The site of the former Bull and Monkie pub in Churchgate, Spalding

Decision on 88 bed care home deferred amid calls to make it smaller

An application to build an 88 bed care home on the site of the former Bull and Monkie pub in Spalding has been deferred.

South Holland District Council Planning Committee members spoke at its meeting last night about issues with the application particularly the four storey height of it.

Planning officers acknowledged the development would have a ‘serious impact’ on the surrounding area but argued it was ‘wholly exceptional’ enough to warrant granting permission.

Officer Greg Watkinson also highlighted that the applicant had an extensive consultation process with the council and was similar to a previous, three storey application that was passed in 2012.

“It’s true the building would be higher than adjacent properties with the exception of the church, however four storey properties are not alien to the conservation area.

“It’s obvious a structure that’s a storey higher than others would lead to some loss of the view of the church.

“However the southern wing of the building is substantially stepped down, feathering the impact. The impact on views compared to the application permitted in 2012 should not be particularly great.”

The Spalding Civic Society objected to the proposals from the outset and its chair John Bland spoke against the application.

“The openness of the area is entirely typical of the east bank of the river and what makes it special,” he said. “The special nature would be ruined.

“The scale will dominate the area, reducing the many Georgian buildings to insignificance.”

Other concerns raised by councillors included there only being 13 parking spaces while to make it policy compliant there would need to be 30.

Coun Paul Redgate raised the possibility for a deferment: “This is positive and a site we’ve had a problem with for a long time and someone wants to do something with it.

“It’s not up to us to decide if a business is viable in that area.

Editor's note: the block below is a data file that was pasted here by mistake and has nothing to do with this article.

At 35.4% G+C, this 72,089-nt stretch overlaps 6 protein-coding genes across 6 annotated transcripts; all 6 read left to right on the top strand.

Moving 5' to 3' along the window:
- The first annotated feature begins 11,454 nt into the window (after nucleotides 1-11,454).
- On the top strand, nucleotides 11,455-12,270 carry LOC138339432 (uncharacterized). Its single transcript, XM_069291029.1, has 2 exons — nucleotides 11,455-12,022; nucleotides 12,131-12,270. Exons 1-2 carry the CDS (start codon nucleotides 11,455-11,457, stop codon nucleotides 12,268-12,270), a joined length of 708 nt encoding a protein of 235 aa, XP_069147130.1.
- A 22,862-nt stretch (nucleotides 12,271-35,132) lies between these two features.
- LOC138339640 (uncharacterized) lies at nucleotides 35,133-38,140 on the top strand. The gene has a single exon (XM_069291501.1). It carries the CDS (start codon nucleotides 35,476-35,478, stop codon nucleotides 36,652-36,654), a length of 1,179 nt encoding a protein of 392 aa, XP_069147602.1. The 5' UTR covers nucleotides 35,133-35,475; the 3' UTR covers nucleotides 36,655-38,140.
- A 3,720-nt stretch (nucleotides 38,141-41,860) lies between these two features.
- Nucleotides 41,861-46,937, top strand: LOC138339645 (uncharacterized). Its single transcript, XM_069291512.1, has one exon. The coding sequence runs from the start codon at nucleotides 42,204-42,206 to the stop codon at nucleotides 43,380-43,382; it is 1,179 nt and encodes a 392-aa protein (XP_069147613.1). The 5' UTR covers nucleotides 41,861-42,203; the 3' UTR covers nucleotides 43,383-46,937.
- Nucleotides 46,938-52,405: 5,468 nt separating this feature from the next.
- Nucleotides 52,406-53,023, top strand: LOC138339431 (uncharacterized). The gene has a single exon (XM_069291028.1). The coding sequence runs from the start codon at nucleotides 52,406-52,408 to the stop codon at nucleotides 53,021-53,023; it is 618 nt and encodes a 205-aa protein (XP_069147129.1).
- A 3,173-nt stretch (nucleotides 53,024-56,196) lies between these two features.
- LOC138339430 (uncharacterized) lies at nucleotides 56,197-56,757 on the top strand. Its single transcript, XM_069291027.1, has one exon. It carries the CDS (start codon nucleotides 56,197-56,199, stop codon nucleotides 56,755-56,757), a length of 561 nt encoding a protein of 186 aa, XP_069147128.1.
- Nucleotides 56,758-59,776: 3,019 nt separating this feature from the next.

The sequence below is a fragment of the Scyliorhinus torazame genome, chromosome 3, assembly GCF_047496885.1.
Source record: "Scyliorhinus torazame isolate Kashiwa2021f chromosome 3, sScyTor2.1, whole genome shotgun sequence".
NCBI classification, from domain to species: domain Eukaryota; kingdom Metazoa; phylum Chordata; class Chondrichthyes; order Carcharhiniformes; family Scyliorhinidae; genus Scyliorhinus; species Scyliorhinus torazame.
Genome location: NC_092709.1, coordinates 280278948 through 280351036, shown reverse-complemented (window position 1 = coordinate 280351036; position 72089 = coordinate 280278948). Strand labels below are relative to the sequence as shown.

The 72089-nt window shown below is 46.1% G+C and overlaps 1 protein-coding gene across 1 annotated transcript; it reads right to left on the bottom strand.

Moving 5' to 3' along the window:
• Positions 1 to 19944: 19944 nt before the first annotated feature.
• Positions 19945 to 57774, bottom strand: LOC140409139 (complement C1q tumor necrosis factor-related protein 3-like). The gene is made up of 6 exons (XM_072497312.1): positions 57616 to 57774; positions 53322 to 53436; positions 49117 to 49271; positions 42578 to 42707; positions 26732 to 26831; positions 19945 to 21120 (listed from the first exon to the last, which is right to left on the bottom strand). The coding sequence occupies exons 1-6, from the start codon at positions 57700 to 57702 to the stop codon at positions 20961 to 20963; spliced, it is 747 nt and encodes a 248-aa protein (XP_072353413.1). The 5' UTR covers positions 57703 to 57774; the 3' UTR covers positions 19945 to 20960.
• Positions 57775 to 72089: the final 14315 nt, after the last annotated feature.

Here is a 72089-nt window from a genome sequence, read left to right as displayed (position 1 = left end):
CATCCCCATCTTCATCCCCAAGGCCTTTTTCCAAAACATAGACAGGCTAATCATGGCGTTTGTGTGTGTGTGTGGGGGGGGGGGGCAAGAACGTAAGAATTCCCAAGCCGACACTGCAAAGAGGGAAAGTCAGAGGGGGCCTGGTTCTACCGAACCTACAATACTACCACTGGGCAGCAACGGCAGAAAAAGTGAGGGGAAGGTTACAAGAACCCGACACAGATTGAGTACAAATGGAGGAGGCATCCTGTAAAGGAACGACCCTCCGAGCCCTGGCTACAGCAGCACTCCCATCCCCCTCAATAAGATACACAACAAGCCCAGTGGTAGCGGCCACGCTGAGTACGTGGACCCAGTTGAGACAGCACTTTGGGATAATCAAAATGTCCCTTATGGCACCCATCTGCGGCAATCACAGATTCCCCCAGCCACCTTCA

“I am concerned about the size and scale

“I appreciate the developer has had discussions with the council and I seriously don’t want to see the loss of what could be a positive impact on the town.

“There’s an opportunity to do something more sustainable for the town.

“We need to look at the design and scale. Is there the opportunity to take it down to three storeys?”

Coun Gary Taylor said the people in Spalding ‘should have expected better than this’.

But some councillors argued  the committee needed to be realistic.

“The difference between a third and fourth storey wouldn’t make much difference,” said Coun Bryan Alcock referencing previously agreed three storey planning applications for the site and buildings that historically, he said, reduced the view of the church.

“We’ve got to accept that at some stage something has got to be built on that site,” he said. “If we believe we’re going to accommodate on site parking for occupants and users for whatever the purpose is, we’re kidding ourselves.

“There isn’t sufficient space to accommodate all that parking and develop a viable development. There has to be some compromises.

“I think the applicants have attempted to make the best of a very difficult site to develop, though I do take the point that probably improvements could be made.

“We need to approach any further consultation with a realistic expectation.”

Nafisa Saffar for RD Architects spoke in favour of the application: “It’s for the pressing needs for specialist accommodation for older individuals who can no longer live independently.

“Through thorough consultation with the council officers we’ve developed a proposal that will provide a high quality care home.

“It will seamlessly integrate into the fabric of the community and surrounding.

“Our design proposes a harmonious blend of tradition and modernity.

“We aim to create a structure that respects the surroundings.

“It will become a cornerstone of the community while being commercially viable to ensure its delivery.”

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